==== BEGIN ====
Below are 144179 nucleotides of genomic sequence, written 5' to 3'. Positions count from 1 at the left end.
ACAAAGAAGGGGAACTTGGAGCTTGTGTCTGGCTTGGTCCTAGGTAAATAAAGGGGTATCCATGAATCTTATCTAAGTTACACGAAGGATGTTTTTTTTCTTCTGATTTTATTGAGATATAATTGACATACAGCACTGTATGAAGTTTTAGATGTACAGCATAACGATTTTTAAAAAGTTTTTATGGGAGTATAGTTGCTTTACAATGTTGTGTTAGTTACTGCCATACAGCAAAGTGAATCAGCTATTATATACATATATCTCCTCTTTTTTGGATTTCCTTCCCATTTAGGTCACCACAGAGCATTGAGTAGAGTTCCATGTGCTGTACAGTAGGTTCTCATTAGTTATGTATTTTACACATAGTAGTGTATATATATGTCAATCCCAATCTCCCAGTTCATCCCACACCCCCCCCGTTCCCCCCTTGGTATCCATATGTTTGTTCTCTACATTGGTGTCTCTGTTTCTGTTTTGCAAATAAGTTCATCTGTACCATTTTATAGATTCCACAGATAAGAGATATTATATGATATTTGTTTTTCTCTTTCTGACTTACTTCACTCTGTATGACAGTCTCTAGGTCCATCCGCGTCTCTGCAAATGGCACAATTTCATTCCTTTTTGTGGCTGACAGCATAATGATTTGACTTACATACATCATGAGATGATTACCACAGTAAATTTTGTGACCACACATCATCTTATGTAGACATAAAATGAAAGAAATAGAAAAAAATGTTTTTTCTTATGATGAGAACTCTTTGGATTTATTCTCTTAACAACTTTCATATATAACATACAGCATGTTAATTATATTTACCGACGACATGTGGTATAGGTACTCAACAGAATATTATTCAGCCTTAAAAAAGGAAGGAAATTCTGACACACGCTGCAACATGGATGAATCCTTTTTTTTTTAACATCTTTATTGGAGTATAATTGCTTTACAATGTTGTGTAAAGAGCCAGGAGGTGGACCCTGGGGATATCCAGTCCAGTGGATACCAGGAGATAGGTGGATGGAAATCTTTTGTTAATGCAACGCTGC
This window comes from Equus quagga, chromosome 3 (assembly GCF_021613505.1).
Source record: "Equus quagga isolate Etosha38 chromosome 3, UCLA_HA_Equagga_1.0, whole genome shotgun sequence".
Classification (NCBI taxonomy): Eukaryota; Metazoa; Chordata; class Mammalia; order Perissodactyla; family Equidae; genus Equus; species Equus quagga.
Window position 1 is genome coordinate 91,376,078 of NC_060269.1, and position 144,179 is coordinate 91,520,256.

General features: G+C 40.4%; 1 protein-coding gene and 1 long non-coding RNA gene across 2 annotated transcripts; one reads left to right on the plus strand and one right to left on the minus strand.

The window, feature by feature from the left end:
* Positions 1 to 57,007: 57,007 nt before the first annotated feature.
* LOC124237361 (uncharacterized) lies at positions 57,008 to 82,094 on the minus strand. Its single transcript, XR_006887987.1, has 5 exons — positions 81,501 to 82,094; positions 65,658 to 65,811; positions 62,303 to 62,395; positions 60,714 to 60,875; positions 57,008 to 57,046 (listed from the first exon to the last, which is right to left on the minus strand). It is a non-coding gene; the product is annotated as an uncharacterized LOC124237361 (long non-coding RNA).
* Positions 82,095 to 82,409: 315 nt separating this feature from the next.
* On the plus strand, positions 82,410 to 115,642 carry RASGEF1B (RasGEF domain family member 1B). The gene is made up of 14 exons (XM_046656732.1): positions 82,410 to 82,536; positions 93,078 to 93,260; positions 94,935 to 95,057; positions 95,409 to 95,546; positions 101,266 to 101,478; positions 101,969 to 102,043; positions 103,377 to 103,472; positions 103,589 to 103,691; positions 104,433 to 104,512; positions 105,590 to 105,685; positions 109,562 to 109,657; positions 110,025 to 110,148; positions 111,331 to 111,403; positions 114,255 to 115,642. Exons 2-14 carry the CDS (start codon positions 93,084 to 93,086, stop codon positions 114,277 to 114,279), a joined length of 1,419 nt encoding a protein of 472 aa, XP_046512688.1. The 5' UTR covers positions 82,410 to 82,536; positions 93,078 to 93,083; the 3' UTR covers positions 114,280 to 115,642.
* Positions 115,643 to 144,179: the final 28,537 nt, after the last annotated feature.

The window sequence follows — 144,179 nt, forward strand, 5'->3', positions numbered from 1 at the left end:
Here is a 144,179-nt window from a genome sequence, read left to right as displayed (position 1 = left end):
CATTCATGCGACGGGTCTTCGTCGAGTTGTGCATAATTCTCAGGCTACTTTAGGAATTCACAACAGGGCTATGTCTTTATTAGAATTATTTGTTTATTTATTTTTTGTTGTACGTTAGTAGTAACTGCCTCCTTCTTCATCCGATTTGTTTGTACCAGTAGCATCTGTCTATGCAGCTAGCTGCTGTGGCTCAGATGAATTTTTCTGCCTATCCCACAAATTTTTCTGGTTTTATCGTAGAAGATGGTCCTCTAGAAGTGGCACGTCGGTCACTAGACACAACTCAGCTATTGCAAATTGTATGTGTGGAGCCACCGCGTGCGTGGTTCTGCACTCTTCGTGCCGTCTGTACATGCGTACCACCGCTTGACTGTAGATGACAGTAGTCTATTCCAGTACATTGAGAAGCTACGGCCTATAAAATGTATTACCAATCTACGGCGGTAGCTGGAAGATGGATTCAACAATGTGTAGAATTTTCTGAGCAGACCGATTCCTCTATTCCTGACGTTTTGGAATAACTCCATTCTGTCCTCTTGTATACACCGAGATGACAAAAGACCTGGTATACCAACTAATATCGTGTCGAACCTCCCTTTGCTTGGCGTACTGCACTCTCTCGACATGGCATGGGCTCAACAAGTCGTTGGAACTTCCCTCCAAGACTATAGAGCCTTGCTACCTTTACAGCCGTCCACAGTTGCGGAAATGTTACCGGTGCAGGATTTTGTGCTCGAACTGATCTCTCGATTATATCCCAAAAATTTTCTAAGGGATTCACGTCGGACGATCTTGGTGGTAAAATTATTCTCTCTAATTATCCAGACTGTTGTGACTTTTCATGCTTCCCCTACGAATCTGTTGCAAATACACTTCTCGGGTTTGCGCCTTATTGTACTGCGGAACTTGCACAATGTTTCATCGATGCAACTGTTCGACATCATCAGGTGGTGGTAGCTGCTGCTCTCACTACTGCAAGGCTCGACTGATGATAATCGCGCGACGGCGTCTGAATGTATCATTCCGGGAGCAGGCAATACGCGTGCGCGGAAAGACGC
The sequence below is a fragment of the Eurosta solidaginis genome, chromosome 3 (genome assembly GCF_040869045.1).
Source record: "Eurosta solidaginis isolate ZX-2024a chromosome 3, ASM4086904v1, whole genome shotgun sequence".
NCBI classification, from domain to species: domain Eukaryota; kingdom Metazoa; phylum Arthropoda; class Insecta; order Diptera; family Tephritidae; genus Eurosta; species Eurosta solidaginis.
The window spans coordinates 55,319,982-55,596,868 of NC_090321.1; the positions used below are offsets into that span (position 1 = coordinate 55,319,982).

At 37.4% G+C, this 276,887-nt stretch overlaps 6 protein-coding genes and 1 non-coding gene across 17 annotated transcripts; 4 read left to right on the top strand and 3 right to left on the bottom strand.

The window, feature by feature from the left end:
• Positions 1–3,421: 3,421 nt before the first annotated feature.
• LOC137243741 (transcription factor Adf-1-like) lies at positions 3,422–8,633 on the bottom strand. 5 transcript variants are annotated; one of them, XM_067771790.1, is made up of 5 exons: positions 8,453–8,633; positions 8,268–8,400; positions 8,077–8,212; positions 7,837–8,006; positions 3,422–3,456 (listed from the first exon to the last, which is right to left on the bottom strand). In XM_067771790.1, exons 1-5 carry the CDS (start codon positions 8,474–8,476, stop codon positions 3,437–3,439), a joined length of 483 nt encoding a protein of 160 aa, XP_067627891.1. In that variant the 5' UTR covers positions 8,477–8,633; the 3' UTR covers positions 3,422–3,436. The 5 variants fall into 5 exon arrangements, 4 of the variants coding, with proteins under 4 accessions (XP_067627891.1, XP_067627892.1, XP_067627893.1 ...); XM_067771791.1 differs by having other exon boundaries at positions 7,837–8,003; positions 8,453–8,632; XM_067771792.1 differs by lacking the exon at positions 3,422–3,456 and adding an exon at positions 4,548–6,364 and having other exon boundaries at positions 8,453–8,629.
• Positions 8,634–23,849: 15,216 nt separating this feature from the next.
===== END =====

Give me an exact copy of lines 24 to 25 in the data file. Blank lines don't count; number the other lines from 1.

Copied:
• LOC137243741 (transcription factor Adf-1-like) lies at positions 3,422–8,633 on the bottom strand. 5 transcript variants are annotated; one of them, XM_067771790.1, is made up of 5 exons: positions 8,453–8,633; positions 8,268–8,400; positions 8,077–8,212; positions 7,837–8,006; positions 3,422–3,456 (listed from the first exon to the last, which is right to left on the bottom strand). In XM_067771790.1, exons 1-5 carry the CDS (start codon positions 8,474–8,476, stop codon positions 3,437–3,439), a joined length of 483 nt encoding a protein of 160 aa, XP_067627891.1. In that variant the 5' UTR covers positions 8,477–8,633; the 3' UTR covers positions 3,422–3,436. The 5 variants fall into 5 exon arrangements, 4 of the variants coding, with proteins under 4 accessions (XP_067627891.1, XP_067627892.1, XP_067627893.1 ...); XM_067771791.1 differs by having other exon boundaries at positions 7,837–8,003; positions 8,453–8,632; XM_067771792.1 differs by lacking the exon at positions 3,422–3,456 and adding an exon at positions 4,548–6,364 and having other exon boundaries at positions 8,453–8,629.
• Positions 8,634–23,849: 15,216 nt separating this feature from the next.